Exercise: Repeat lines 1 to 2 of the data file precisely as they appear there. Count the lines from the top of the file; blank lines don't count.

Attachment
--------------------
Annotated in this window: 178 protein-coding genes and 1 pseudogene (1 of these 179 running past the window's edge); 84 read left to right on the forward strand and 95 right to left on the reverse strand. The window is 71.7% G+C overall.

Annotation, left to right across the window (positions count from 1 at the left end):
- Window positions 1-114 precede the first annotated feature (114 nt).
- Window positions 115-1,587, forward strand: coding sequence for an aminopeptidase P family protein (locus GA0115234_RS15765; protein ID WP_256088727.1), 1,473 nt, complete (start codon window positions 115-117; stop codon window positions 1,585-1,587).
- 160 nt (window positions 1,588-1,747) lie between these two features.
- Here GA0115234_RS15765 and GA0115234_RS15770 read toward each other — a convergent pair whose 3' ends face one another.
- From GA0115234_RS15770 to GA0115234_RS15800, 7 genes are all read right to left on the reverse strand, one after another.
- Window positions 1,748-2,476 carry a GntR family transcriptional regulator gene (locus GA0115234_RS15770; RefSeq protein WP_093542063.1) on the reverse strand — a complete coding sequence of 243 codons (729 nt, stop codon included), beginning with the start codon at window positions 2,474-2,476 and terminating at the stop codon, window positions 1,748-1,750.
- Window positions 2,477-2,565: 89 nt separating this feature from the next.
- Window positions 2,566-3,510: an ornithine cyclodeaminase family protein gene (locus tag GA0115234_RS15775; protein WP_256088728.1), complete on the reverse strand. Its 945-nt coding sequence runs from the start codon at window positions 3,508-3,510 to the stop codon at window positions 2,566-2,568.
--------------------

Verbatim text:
Annotated in this window: 178 protein-coding genes and 1 pseudogene (1 of these 179 running past the window's edge); 84 read left to right on the forward strand and 95 right to left on the reverse strand. The window is 71.7% G+C overall.

Annotation, left to right across the window (positions count from 1 at the left end):